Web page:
Zebra mussels confirmed in Lake Melissa - Valley News Live - KVLY/KXJB - Fargo/Grand Forks

Zebra mussels confirmed in Lake Melissa

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UPDATE: The Minnesota Department of Natural Resources tells Valley News Live that zebra mussels have moved in to Lake Melissa outside of Detroit Lakes. 

Forming a dense layer razor-sharp shells and filtering lake water, experts fear for the recreational use and health of the lake.

"The water will actually become clearer, which could then promote plant growth, which could potentially change the fish species composition in the water," says Minnesota DNR Ecological and Water Resources Southern District Manager Barry Stratton.

DNR experts say the zebra mussels are not able to travel up-stream, but are transported by human interaction from lake to lake.

"They could have been attached to a boat and came off, they could have been transported on a dock, a lift, other water-related equipment," says Stratton.

Now that zebra mussels have been confirmed in Lake Melissa, DNR officials say there will be an increased presence of inspectors in lakes country.

"You want to arrive clean; you want to leave the water body clean. That involves, obviously, moving any vegetation, muck or mud that's attached to your boat," says Minnesota DNR Ecological and Water Resources Assistant AIS Specialist Mark Ranweiler.

Ranweiler is working as an inspector of watercrafts going in and out of the lake. He says the DNR is also asking you drain all live wells, leave drain plugs open during transportation and dispose of any unwanted live bait.  

Summer resident Hans Tronnes has been coming to Lake Melissa since he was a kid.

"I've been here my whole life...summers...and we think of it as our little slice of heaven," says Tronnes.

As a member of the homeowner's association, he'll be working alongside state agencies to fight the invasive species taking over his summer paradise...for the health of the lake, his sake and the sake of future generations.

"We're concerned about the effect on the water, the quality of the water and the ability of our children...and grandchildren...to play in the water," he says.

DNR officials say Governor Dayton recently signed a bill that will put $10 million into counties with plans to fight aquatic invasive species. Experts we spoke to say they plan to use those funds for this effort in lakes country when they come in July.

Zebra mussels have been confirmed in Lake Melissa, located southwest of Detroit Lakes in Becker County, according to the Minnesota Department of Natural Resources.

A citizen discovered the zebra mussels earlier in the week while collecting shells on the south end of the lake, near the outlet structure.

“This is the first confirmed zebra mussel find in the Detroit Lakes area,” said Barry Stratton, DNR Ecological and Water Resources Division, southern district manager. “We’re extremely pleased that this discovery was reported so quickly and with such detail. The report included specific location information and photos that allowed us to respond immediately to the exact spot.”

Following the confirmation, DNR staff conducted a search on Lake Sallie, which is upstream from Lake Melissa in west-central Minnesota. The crew inspected more than 700 items, but no zebra mussels were found. The DNR also briefly searched Mill Pond, downstream of Lake Melissa, and found nothing. Both lakes are connected to Lake Melissa via the Pelican River.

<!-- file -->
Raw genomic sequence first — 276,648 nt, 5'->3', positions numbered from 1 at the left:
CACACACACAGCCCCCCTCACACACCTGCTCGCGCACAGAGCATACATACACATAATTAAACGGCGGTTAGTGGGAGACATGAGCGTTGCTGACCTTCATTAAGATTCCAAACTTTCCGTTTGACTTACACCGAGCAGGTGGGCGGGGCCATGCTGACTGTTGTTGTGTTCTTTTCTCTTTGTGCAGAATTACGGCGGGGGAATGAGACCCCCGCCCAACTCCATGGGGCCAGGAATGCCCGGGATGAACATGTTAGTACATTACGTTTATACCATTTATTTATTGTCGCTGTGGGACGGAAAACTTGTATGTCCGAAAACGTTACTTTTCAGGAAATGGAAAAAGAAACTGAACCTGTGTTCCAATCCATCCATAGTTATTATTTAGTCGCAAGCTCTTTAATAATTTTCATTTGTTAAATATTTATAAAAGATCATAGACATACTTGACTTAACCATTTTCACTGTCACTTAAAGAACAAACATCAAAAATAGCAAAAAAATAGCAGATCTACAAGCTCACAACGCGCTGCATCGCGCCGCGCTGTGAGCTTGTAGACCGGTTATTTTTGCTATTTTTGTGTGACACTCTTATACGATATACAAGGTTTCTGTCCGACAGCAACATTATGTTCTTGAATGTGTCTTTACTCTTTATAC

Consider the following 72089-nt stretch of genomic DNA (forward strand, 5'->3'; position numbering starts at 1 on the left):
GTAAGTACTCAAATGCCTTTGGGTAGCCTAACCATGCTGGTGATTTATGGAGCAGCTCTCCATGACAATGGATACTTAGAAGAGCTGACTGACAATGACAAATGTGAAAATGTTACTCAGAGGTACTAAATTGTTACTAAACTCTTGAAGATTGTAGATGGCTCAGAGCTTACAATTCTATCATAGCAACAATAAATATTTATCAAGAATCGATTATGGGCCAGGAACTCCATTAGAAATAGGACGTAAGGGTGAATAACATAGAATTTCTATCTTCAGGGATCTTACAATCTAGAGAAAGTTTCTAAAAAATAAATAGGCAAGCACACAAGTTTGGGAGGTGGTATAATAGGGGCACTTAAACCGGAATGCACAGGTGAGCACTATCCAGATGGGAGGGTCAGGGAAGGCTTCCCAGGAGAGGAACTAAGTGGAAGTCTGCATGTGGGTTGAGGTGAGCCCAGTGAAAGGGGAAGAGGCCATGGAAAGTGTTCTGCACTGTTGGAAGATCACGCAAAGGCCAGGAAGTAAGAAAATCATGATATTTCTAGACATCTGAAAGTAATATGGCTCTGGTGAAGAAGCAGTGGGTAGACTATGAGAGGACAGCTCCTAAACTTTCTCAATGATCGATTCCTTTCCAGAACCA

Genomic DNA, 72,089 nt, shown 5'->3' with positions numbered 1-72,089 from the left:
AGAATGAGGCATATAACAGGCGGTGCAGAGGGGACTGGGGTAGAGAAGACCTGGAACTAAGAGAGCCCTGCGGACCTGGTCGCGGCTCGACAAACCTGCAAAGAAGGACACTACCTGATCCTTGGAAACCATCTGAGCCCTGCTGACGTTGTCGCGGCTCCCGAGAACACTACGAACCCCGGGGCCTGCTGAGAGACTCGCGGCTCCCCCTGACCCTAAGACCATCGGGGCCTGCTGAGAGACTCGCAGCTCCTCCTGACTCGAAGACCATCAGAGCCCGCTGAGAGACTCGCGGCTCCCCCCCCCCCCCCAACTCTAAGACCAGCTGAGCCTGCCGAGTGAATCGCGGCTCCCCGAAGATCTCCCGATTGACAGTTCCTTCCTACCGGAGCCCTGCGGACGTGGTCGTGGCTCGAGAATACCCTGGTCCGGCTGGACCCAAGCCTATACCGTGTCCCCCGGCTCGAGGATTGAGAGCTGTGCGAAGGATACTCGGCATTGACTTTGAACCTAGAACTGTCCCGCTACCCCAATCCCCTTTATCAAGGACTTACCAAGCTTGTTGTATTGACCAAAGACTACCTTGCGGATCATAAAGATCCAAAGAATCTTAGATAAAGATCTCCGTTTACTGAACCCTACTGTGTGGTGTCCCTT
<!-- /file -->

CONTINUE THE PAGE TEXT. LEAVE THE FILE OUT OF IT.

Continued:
Due to their location downstream, Lake Melissa, Mill Pond and Minnow Pond (Buck’s Mill Pond) will be designated as infested. All waters downstream of Mill Pond are already designated as infested with zebra mussels.

This latest zebra mussel discovery underscores the importance of the tax bill signed in May by Gov. Mark Dayton that adds an additional $10 million per year in state spending targeted to local governments for programs to prevent the spread of aquatic invasive species (AIS).

“While this discovery is unfortunate, the AIS funding to our county couldn’t have come at a better time,” said Tera Guetter, Pelican River Watershed District administrator.

Zebra mussels are non-native species that can crowd out native mussels and compete for food sources with other aquatic animals such as larval fish. They attach to boat hulls and their shells may wash up onto beaches in large numbers.

Becker County officials, the Pelican River Watershed District, area lake organizations and the DNR are partnering to coordinate DNR inspectors and train volunteer inspectors to work at Lake Sallie and Lake Melissa boat accesses. The DNR will designate and post infested waters signs on Lake Melissa and Mill Pond. Becker County has temporarily closed the tram at Dunton Locks County Park between Lake Sallie and Muskrat Lake as a precautionary measure. Zebra mussel search efforts will continue in Lake Sallie and Muskrat Lake.

“These partnerships are critical to the invasive species fight,” said Steve Skoog, Becker County Environmental Services administrator. “Our county AIS plan has been developed to deal with these situations and we need all eyes and ears and resources now to help us implement this plan.”

The DNR also recently confirmed the presence of zebra mussels in Lake Ida near Alexandria in Douglas County and will designate it as infested, as well as Lake Charley and Lake Louise, which are both downstream from Lake Ida.

Preventing the spread of invasive species takes personal responsibility. Before leaving any water access or shoreland, boaters must remove all aquatic vegetation, dispose of bait, drain all water by removing drain plugs and keep drain plugs out while transporting watercraft.

More information about zebra mussels, how to inspect boats and other water-related equipment, and a current list of designated infested waters is available on the DNR website at www.mndnr.gov/ais.
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